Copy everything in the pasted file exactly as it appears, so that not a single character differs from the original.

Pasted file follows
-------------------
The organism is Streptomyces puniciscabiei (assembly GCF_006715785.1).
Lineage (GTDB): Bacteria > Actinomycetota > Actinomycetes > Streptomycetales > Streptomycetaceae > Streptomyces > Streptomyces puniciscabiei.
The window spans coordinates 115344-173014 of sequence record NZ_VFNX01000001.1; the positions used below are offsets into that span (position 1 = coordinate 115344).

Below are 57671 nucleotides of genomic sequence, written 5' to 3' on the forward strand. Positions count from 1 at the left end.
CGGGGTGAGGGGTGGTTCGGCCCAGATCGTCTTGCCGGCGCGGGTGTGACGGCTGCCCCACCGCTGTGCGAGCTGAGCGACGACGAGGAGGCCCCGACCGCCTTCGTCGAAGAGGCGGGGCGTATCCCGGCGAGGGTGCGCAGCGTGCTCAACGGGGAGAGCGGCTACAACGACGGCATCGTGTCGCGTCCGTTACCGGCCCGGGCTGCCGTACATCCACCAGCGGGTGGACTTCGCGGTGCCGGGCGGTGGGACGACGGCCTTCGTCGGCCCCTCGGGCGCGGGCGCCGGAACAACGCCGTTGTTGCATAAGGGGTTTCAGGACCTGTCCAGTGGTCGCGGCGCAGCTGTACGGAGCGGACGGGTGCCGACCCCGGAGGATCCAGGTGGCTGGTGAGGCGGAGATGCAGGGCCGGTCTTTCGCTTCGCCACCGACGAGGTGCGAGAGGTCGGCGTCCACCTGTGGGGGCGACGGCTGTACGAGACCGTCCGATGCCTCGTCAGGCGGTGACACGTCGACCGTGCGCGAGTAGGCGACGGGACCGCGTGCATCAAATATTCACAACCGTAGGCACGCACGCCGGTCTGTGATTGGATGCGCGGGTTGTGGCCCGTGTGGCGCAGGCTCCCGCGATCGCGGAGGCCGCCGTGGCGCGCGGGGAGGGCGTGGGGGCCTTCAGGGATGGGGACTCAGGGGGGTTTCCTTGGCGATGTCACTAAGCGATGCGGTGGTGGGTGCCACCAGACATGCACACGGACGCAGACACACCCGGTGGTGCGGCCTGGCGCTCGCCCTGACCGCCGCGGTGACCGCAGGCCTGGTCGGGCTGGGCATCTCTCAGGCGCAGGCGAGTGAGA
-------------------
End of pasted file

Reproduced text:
The organism is Streptomyces puniciscabiei (assembly GCF_006715785.1).
Lineage (GTDB): Bacteria > Actinomycetota > Actinomycetes > Streptomycetales > Streptomycetaceae > Streptomyces > Streptomyces puniciscabiei.
The window spans coordinates 115344-173014 of sequence record NZ_VFNX01000001.1; the positions used below are offsets into that span (position 1 = coordinate 115344).

Below are 57671 nucleotides of genomic sequence, written 5' to 3' on the forward strand. Positions count from 1 at the left end.
CGGGGTGAGGGGTGGTTCGGCCCAGATCGTCTTGCCGGCGCGGGTGTGACGGCTGCCCCACCGCTGTGCGAGCTGAGCGACGACGAGGAGGCCCCGACCGCCTTCGTCGAAGAGGCGGGGCGTATCCCGGCGAGGGTGCGCAGCGTGCTCAACGGGGAGAGCGGCTACAACGACGGCATCGTGTCGCGTCCGTTACCGGCCCGGGCTGCCGTACATCCACCAGCGGGTGGACTTCGCGGTGCCGGGCGGTGGGACGACGGCCTTCGTCGGCCCCTCGGGCGCGGGCGCCGGAACAACGCCGTTGTTGCATAAGGGGTTTCAGGACCTGTCCAGTGGTCGCGGCGCAGCTGTACGGAGCGGACGGGTGCCGACCCCGGAGGATCCAGGTGGCTGGTGAGGCGGAGATGCAGGGCCGGTCTTTCGCTTCGCCACCGACGAGGTGCGAGAGGTCGGCGTCCACCTGTGGGGGCGACGGCTGTACGAGACCGTCCGATGCCTCGTCAGGCGGTGACACGTCGACCGTGCGCGAGTAGGCGACGGGACCGCGTGCATCAAATATTCACAACCGTAGGCACGCACGCCGGTCTGTGATTGGATGCGCGGGTTGTGGCCCGTGTGGCGCAGGCTCCCGCGATCGCGGAGGCCGCCGTGGCGCGCGGGGAGGGCGTGGGGGCCTTCAGGGATGGGGACTCAGGGGGGTTTCCTTGGCGATGTCACTAAGCGATGCGGTGGTGGGTGCCACCAGACATGCACACGGACGCAGACACACCCGGTGGTGCGGCCTGGCGCTCGCCCTGACCGCCGCGGTGACCGCAGGCCTGGTCGGGCTGGGCATCTCTCAGGCGCAGGCGAGTGAGA